• 30 NOV 16
    Does blame really matter? The case for no fault divorce

    Does blame really matter? The case for no fault divorce

    With 42 per cent of first marriages in the UK ending in divorce, the possibility of separation is a daunting but realistic prospect for many.

    Under current rules, if you want to get divorced but have been separated for less than two years, then one spouse must bear the responsibility of blame for the break-up on the grounds of either adultery or unreasonable behaviour.

    In 2012 there were over 72,000 divorces granted based on these two grounds, but for many couples, the relationship comes to a dignified close and there may not be a distinct reason for the breakdown of the marriage.

    The argument for no fault divorce

    The concept of blame only creates a trail of destruction in divorce, preventing couples from parting ways amicably, so many people feel it’s not always necessary for one person to hold responsibility, and a no fault divorce could instead help prevent any hostility.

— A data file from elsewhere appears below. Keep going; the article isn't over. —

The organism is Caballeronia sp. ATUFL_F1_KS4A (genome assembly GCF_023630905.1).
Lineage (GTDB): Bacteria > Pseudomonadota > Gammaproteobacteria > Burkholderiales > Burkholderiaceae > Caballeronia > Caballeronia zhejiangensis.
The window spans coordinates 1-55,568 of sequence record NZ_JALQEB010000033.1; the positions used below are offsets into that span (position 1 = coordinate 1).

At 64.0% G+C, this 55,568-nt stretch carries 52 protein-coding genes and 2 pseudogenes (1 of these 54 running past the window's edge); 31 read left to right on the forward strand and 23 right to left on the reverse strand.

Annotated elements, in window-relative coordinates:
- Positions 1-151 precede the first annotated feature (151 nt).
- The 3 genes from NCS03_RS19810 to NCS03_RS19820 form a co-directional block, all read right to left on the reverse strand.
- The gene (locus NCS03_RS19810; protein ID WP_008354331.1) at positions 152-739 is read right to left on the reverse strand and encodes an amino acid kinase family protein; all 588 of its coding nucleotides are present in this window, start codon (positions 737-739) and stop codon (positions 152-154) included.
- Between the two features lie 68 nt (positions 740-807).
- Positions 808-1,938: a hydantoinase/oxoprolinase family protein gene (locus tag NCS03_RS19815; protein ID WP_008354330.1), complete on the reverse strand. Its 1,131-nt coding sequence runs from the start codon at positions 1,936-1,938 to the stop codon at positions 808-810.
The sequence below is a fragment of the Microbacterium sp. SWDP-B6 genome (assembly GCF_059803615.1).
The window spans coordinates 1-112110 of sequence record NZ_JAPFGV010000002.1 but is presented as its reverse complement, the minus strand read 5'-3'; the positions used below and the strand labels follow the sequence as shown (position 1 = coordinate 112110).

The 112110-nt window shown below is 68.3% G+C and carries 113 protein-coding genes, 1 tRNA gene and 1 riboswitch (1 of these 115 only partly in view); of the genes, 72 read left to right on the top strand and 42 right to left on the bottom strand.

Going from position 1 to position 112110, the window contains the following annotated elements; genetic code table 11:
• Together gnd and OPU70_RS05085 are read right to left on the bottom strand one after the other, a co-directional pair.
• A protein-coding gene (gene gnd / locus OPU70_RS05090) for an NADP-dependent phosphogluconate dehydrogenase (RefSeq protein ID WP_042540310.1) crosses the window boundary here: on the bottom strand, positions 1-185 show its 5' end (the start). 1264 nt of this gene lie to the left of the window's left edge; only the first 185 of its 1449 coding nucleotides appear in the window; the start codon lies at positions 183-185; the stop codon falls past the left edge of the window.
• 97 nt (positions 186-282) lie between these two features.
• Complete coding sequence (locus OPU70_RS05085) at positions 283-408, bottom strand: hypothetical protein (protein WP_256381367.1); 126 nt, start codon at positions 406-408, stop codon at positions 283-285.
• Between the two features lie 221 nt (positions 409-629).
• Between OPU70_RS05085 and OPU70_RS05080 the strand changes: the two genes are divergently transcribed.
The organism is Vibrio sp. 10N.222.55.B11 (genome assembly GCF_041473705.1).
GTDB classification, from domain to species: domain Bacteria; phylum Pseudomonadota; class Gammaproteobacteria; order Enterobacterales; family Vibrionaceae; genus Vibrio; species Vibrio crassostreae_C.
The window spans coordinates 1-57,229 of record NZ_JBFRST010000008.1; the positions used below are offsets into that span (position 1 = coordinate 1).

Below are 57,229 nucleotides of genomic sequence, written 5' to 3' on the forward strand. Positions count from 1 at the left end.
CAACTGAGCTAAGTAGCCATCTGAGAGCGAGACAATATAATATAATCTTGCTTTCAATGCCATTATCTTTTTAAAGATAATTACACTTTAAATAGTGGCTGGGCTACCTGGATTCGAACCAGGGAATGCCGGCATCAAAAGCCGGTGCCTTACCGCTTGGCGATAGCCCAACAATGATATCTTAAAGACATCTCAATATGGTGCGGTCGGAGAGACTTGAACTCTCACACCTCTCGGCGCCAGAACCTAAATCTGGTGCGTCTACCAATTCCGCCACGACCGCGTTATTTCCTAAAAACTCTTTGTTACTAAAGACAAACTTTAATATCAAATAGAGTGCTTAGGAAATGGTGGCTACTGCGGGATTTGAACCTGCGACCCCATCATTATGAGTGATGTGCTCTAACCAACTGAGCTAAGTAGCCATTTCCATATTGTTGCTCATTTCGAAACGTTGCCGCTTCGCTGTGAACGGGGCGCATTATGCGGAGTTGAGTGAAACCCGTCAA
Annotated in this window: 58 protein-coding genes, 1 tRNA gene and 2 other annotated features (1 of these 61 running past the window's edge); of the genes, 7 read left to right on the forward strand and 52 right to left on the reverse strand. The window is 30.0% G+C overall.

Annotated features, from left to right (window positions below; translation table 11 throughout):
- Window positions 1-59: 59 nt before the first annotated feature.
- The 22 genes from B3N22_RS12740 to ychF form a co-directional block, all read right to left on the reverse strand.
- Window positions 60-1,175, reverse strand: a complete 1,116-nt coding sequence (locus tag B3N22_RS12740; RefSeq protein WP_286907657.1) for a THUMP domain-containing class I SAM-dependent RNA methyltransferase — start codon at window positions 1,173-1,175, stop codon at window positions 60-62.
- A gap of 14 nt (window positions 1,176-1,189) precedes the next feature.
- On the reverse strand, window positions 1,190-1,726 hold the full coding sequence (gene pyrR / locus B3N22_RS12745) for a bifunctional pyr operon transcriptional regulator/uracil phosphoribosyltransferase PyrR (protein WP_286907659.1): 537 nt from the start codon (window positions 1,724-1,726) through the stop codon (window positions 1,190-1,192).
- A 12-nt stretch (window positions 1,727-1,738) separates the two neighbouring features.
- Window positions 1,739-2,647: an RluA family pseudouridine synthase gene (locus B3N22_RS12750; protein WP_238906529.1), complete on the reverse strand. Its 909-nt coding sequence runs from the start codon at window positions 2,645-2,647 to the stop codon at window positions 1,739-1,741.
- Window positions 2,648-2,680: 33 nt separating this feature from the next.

The current approach often creates further difficulties between spouses which in turn makes reaching agreements in relation to financial issues and children all the more difficult.

    Removing the blame culture from divorce would help ease the transition from married life to living separately and would undoubtedly reduce the stress both spouses feel during divorce proceedings.

    A step change in the blame culture

    Divorce without blame was envisaged within the Family Law Act 1996 but was never enacted, and the Government’s own family mediation taskforce recently recommended that divorce without blame should be introduced.

    A new procedure has also been proposed by Resolution, whereby one or both spouses give notice that the marriage has broken down irretrievably to prompt divorce proceedings, and if after six months both parties still feel it’s the right decision, then the divorce is finalised.

    Louise Daniel is a member of Resolution, meaning she is trained to resolve divorce matters in an amicable and productive manner. For more information on divorce or for advice on any family law matter, contact Louise on Louise.Daniel@whnsolicitors.co.uk or 01706 213 356